Are you pregnant or thinking about becoming pregnant? If so, a doula could be helpful for you. Doulas provide support and information to birth parents before and after birth, as well as during labor. Your health care provider or your health plan can help find the right doula for you.
What are doulas?
A doula, or birth worker, is a trained professional who provides physical, emotional, and informational support to birthing parents. This support can happen before, during, and after birth. Doulas serving Maryland Medicaid members will provide person-centered care that supports their racial, ethnic, and cultural diversity.
Doulas are non-clinical providers, and cannot perform the work of a nurse-midwife, nurse practitioner or doctor.
What do doulas/birth workers services look like?
Doulas provide three kinds of services: before birth (prenatal) visits, attendance at the birth, and after birth (postpartum) visits. The prenatal/postpartum visits are often in the birthing parent’s home. In these visits, the doula and birthing parent discuss issues like:
- the anatomy of labor and birth
- common medical birth procedures
- common comfort measures during labor and birth
- mental health and self-care
- communication skills and self-advocacy during medical appointments and at labor and delivery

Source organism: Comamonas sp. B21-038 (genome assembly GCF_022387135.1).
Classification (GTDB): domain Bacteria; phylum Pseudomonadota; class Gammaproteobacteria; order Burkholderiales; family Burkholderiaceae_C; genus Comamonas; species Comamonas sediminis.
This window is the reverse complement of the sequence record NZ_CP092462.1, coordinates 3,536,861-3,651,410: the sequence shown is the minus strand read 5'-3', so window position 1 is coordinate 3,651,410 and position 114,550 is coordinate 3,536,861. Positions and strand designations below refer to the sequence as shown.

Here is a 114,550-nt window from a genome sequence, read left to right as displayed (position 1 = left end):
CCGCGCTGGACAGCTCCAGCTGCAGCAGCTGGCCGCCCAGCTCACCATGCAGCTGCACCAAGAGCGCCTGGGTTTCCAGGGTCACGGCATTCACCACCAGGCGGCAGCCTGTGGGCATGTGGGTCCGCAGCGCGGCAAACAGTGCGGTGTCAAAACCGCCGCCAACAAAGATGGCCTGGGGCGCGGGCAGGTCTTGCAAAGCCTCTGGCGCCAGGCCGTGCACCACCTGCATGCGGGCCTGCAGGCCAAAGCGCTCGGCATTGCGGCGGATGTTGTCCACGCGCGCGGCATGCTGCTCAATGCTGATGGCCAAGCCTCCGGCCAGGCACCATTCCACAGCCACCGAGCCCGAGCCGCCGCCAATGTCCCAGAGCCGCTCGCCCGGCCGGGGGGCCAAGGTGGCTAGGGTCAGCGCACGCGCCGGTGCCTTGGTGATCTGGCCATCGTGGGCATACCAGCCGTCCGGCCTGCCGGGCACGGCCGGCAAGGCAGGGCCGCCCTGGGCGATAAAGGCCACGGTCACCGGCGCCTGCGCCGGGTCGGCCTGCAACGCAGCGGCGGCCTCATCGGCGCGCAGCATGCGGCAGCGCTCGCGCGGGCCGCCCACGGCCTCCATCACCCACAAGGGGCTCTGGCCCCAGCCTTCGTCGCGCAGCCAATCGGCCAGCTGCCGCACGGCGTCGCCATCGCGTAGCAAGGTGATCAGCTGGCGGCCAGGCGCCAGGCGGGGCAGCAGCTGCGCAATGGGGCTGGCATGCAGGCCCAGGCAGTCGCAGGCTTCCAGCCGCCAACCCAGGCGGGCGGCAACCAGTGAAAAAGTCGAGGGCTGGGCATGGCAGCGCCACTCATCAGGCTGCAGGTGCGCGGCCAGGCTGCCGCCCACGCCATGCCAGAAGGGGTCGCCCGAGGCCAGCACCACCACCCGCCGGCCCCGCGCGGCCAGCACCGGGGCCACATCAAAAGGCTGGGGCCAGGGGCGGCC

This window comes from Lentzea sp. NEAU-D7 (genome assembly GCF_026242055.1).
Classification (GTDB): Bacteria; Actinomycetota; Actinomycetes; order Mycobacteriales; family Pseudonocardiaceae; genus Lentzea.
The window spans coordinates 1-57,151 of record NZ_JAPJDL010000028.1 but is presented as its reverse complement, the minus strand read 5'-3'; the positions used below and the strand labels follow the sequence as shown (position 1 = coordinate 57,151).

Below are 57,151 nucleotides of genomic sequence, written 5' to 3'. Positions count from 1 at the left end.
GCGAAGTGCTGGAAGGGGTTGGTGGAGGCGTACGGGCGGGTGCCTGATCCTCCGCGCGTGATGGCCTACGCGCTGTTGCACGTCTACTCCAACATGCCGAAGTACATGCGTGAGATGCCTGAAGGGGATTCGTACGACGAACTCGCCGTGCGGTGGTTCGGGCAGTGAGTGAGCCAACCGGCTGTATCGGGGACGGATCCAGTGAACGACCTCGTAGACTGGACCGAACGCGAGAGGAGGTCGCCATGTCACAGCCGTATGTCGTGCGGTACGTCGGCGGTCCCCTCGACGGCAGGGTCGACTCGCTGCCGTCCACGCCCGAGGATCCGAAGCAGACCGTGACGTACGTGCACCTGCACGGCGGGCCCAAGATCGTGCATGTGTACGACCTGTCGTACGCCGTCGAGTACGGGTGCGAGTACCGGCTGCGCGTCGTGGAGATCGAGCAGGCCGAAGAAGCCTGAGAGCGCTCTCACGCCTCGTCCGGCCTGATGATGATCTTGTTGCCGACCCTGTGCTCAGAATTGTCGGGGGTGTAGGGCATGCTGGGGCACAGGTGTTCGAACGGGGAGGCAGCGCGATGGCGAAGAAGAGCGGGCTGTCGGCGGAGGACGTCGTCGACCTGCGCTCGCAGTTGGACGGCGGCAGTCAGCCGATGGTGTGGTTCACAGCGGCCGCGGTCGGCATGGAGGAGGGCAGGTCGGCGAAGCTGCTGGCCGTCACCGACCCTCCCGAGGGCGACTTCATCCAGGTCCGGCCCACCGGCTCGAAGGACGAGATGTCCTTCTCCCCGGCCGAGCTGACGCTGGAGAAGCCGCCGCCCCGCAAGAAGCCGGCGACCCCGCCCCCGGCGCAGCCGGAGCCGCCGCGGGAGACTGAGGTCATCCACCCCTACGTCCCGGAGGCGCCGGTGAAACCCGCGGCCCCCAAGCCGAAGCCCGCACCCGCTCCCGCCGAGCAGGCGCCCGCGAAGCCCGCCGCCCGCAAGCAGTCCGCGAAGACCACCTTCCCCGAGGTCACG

- breastfeeding benefits and techniques
- community resources
- after birth support for the birthing parent and baby
Doulas also attend the birth to provide emotional and physical support. This could look like:
How do I know if I am eligible for doula services?
To be eligible for doula services, you must meet all the following:
- Be a Maryland Medicaid member
- Be pregnant, or have been pregnant within the last 180 days
Talk to your health care provider or call your health insurance provider for more information.
How much do these services cost?
Doula/birth worker services are free for eligible Medicaid members.
What kind of results do people have with doula/ birth workers?
Many studies have shown that doulas help the health of both birth parents and their babies, especially for families of color. Birthing parents can feel more confident and less anxious about the birthing process when they have a doula.
Specifically, births with doula support are less likely to be preterm or by cesarean section, and babies are less likely to have low birthweight. Birthing parents also are much more likely to breastfeed their baby.
What if I want to become a certified doula/birth worker under Maryland Medicaid?
Where can I get a doula?
The best place to get a doula is by contacting your Medicaid Managed Care Organization (MCO), which is the healthcare organization that provides your care. Your MCO will be able to help connect you to a doula as soon as one is available, and provide you with more information about the kind of serices and support a doula may provide.
Here is a list of participating MCOS, where you can find contact information and ask about doula services: